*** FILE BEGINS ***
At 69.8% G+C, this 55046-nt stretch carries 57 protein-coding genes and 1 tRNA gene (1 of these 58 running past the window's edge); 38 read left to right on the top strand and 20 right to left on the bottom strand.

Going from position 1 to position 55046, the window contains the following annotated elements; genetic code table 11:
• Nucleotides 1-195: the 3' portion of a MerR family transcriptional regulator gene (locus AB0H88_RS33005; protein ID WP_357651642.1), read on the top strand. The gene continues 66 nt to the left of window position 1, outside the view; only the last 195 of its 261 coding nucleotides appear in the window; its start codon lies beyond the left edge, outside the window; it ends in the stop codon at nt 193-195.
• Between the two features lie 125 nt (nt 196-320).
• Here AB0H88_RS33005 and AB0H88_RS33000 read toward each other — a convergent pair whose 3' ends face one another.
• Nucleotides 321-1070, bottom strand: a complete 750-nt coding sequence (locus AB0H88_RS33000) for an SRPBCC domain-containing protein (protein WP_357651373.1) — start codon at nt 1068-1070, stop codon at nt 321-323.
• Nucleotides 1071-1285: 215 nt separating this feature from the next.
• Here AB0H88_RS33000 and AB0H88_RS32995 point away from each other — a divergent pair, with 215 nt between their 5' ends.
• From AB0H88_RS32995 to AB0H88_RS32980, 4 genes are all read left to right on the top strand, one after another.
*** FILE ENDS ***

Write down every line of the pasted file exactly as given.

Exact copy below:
At 69.8% G+C, this 55046-nt stretch carries 57 protein-coding genes and 1 tRNA gene (1 of these 58 running past the window's edge); 38 read left to right on the top strand and 20 right to left on the bottom strand.

Going from position 1 to position 55046, the window contains the following annotated elements; genetic code table 11:
• Nucleotides 1-195: the 3' portion of a MerR family transcriptional regulator gene (locus AB0H88_RS33005; protein ID WP_357651642.1), read on the top strand. The gene continues 66 nt to the left of window position 1, outside the view; only the last 195 of its 261 coding nucleotides appear in the window; its start codon lies beyond the left edge, outside the window; it ends in the stop codon at nt 193-195.
• Between the two features lie 125 nt (nt 196-320).
• Here AB0H88_RS33005 and AB0H88_RS33000 read toward each other — a convergent pair whose 3' ends face one another.
• Nucleotides 321-1070, bottom strand: a complete 750-nt coding sequence (locus AB0H88_RS33000) for an SRPBCC domain-containing protein (protein WP_357651373.1) — start codon at nt 1068-1070, stop codon at nt 321-323.
• Nucleotides 1071-1285: 215 nt separating this feature from the next.
• Here AB0H88_RS33000 and AB0H88_RS32995 point away from each other — a divergent pair, with 215 nt between their 5' ends.
• From AB0H88_RS32995 to AB0H88_RS32980, 4 genes are all read left to right on the top strand, one after another.